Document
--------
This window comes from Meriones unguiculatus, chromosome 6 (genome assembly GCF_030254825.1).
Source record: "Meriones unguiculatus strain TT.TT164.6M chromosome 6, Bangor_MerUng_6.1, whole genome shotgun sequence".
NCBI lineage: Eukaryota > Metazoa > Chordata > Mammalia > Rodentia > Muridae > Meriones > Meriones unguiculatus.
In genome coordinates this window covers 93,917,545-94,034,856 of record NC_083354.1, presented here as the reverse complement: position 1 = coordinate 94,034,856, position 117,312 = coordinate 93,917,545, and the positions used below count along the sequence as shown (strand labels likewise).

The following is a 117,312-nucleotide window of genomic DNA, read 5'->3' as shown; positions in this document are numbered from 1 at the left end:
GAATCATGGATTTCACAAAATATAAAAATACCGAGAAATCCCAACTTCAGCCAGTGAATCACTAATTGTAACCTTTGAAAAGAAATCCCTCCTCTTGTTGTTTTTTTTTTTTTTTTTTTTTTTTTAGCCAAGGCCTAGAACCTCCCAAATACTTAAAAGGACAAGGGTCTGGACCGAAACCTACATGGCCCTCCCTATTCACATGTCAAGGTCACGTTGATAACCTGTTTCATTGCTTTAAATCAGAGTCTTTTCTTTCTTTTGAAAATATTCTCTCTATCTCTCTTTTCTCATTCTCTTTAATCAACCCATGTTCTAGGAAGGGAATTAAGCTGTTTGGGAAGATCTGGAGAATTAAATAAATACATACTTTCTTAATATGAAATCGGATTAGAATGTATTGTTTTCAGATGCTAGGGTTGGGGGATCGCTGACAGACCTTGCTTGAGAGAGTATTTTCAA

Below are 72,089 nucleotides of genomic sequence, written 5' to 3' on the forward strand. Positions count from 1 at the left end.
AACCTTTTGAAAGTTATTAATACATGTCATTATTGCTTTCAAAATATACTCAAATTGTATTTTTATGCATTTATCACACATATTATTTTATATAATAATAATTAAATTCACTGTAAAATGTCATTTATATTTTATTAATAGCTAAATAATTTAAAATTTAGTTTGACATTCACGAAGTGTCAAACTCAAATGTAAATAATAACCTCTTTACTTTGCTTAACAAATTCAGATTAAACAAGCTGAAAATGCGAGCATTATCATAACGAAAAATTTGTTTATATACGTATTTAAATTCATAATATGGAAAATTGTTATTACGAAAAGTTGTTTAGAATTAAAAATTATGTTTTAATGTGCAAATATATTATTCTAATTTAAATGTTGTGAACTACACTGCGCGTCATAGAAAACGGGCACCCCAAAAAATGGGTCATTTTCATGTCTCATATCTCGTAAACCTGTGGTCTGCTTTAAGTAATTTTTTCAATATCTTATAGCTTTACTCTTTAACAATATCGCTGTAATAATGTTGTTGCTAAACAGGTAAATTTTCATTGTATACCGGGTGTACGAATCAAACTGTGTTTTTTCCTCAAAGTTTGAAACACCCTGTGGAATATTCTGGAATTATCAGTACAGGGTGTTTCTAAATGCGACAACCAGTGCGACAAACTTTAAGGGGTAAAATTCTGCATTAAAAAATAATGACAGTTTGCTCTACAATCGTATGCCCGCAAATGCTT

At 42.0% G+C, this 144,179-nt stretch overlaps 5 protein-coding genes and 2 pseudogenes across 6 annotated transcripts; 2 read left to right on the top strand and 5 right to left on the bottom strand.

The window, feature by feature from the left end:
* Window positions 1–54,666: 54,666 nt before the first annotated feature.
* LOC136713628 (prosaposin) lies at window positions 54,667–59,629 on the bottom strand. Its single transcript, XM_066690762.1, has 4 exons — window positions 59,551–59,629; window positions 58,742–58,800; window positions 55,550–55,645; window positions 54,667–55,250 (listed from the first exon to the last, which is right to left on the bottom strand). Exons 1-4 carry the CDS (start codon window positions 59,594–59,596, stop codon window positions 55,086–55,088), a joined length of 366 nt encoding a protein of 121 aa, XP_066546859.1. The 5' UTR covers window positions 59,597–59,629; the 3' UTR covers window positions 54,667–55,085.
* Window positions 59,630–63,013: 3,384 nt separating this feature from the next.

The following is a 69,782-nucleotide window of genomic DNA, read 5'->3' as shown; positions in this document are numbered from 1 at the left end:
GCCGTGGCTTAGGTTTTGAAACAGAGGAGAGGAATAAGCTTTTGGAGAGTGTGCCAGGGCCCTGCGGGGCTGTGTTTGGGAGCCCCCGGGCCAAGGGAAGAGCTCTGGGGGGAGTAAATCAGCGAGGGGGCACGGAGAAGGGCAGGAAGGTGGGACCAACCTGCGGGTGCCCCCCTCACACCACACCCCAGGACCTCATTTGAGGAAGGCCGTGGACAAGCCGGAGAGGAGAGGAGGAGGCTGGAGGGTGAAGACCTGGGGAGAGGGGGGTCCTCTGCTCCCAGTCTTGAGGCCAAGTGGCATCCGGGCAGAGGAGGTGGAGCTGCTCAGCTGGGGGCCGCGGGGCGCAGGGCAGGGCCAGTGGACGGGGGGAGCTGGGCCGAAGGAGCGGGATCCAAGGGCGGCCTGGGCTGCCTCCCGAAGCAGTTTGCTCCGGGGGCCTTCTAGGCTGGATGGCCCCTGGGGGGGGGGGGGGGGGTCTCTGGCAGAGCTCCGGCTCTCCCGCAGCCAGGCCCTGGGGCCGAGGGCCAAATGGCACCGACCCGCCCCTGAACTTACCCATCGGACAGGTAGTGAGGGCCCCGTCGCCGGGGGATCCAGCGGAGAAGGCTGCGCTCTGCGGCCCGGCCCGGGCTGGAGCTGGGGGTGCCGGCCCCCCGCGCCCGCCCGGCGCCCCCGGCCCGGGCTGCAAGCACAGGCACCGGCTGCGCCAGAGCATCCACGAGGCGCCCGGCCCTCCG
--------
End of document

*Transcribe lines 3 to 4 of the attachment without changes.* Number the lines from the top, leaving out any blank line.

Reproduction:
NCBI lineage: Eukaryota > Metazoa > Chordata > Mammalia > Rodentia > Muridae > Meriones > Meriones unguiculatus.
In genome coordinates this window covers 93,917,545-94,034,856 of record NC_083354.1, presented here as the reverse complement: position 1 = coordinate 94,034,856, position 117,312 = coordinate 93,917,545, and the positions used below count along the sequence as shown (strand labels likewise).